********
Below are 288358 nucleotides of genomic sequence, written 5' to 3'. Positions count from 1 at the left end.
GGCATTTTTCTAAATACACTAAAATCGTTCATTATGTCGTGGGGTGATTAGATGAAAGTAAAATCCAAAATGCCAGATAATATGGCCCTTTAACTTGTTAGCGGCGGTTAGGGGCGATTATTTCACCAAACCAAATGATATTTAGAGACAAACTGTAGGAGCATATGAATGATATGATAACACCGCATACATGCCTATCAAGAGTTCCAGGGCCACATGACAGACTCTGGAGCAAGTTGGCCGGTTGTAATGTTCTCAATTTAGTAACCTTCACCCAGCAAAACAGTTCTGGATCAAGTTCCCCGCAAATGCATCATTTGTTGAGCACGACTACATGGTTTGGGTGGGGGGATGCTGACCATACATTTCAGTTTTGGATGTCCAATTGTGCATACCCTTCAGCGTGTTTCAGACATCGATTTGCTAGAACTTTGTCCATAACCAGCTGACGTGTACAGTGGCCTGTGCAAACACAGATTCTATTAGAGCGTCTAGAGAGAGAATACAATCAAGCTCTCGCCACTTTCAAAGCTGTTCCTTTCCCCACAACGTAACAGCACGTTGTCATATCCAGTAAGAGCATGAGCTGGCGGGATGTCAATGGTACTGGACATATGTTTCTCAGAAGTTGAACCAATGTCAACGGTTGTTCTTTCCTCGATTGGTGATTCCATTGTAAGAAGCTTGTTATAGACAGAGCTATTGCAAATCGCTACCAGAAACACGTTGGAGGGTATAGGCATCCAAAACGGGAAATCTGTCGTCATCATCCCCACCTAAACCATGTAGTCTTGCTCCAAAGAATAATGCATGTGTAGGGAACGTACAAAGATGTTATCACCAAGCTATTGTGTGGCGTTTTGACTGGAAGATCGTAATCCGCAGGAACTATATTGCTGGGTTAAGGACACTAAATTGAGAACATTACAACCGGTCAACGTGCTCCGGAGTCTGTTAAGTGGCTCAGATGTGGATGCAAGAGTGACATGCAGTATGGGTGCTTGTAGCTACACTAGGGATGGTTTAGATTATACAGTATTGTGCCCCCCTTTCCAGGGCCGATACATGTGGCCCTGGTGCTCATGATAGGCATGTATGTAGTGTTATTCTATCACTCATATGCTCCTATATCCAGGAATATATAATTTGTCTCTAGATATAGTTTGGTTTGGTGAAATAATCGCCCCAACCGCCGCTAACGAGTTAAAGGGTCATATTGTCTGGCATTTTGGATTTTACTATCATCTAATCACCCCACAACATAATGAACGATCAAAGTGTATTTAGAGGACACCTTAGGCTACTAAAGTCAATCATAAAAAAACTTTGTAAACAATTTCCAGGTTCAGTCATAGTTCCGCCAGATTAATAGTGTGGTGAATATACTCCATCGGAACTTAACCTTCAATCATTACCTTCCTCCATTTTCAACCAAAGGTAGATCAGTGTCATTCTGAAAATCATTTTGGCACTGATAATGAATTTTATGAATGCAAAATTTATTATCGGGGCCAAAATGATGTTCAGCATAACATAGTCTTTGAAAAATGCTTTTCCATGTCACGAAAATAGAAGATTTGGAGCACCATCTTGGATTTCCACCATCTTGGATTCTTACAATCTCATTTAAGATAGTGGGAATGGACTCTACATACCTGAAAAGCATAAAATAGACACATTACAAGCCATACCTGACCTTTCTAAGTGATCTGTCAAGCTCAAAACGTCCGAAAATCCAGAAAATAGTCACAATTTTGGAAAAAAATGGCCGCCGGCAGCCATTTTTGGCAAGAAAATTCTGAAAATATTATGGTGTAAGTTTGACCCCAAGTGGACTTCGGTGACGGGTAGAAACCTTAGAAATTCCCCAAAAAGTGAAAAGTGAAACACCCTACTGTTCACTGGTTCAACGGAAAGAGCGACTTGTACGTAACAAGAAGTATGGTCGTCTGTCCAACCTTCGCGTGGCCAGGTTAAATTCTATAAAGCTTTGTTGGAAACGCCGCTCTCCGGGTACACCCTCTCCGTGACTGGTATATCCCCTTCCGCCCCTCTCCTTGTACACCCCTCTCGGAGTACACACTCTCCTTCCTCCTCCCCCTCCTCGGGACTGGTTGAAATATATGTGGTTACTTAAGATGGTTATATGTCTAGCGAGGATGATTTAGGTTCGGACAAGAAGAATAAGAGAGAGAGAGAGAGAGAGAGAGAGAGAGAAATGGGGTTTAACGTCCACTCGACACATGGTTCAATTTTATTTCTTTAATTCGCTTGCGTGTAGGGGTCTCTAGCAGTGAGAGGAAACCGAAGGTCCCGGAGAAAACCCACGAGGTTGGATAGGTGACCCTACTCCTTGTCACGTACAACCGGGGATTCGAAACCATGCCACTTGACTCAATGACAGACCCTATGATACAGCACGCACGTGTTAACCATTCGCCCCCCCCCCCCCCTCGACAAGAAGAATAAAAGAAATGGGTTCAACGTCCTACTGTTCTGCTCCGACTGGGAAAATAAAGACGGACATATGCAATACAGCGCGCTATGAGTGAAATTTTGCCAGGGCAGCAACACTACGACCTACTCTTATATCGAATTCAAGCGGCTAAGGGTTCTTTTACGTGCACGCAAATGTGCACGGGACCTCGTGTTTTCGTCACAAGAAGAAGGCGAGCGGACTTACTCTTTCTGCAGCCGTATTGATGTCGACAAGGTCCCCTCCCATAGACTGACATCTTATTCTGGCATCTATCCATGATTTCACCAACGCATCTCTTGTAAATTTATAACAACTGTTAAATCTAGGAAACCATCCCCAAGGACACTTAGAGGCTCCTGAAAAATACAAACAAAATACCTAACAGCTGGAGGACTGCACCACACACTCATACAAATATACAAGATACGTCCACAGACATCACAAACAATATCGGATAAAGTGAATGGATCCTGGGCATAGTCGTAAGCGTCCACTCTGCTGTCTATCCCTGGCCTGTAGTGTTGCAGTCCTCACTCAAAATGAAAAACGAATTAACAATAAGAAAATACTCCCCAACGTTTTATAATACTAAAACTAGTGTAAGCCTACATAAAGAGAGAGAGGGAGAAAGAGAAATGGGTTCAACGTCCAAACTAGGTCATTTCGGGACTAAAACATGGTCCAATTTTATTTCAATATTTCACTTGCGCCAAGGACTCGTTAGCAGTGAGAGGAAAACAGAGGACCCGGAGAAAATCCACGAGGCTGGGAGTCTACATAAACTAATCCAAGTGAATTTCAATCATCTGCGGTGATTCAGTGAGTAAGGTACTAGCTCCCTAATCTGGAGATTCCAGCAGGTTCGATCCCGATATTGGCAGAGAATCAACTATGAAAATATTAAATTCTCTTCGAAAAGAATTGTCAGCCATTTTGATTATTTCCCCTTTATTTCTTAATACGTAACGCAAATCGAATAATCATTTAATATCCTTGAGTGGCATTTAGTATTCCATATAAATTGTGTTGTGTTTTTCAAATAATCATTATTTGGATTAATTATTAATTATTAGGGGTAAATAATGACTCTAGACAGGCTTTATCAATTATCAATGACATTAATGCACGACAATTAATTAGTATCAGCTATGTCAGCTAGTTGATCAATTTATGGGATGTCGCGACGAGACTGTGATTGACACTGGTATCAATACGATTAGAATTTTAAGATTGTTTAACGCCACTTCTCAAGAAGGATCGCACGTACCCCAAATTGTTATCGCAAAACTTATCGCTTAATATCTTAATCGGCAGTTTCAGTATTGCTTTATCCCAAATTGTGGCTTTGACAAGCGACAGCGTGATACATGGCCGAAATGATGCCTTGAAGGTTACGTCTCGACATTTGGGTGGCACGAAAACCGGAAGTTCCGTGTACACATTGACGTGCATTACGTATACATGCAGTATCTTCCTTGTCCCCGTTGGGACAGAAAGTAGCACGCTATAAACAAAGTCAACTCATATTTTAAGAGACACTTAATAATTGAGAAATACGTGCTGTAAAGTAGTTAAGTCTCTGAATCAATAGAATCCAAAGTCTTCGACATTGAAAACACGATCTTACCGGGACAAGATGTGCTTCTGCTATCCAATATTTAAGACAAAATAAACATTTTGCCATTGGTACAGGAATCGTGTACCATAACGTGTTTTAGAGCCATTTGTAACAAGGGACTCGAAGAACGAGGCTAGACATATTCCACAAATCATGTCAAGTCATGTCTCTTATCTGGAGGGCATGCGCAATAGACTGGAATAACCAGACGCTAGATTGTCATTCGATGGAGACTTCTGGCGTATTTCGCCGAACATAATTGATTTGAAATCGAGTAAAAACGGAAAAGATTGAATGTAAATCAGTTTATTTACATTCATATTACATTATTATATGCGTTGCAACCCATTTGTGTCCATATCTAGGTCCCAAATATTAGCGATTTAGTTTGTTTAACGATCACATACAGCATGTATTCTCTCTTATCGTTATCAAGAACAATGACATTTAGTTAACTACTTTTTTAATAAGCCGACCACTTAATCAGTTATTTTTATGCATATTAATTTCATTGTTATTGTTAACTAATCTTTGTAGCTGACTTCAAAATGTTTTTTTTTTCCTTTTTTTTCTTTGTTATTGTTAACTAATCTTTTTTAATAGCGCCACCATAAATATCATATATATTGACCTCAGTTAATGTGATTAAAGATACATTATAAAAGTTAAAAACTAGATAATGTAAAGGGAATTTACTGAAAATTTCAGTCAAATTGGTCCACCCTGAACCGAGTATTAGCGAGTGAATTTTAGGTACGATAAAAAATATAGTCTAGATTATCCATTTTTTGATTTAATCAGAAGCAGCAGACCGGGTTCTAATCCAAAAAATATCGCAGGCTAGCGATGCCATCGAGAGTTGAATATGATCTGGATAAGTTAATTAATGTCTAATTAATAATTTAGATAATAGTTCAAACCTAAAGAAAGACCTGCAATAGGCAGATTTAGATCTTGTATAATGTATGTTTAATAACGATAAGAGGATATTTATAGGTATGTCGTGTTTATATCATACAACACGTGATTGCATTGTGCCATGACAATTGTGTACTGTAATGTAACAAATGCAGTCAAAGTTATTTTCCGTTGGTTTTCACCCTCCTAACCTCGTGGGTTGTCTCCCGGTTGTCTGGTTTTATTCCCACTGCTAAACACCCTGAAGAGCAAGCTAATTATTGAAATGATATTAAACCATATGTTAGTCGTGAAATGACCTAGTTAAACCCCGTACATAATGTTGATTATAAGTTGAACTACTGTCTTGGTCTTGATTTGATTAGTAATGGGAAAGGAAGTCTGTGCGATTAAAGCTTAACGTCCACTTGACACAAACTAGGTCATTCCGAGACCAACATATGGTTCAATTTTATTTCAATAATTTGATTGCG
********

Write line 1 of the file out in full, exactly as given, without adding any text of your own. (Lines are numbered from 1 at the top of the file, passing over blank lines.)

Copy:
Below are 288358 nucleotides of genomic sequence, written 5' to 3'. Positions count from 1 at the left end.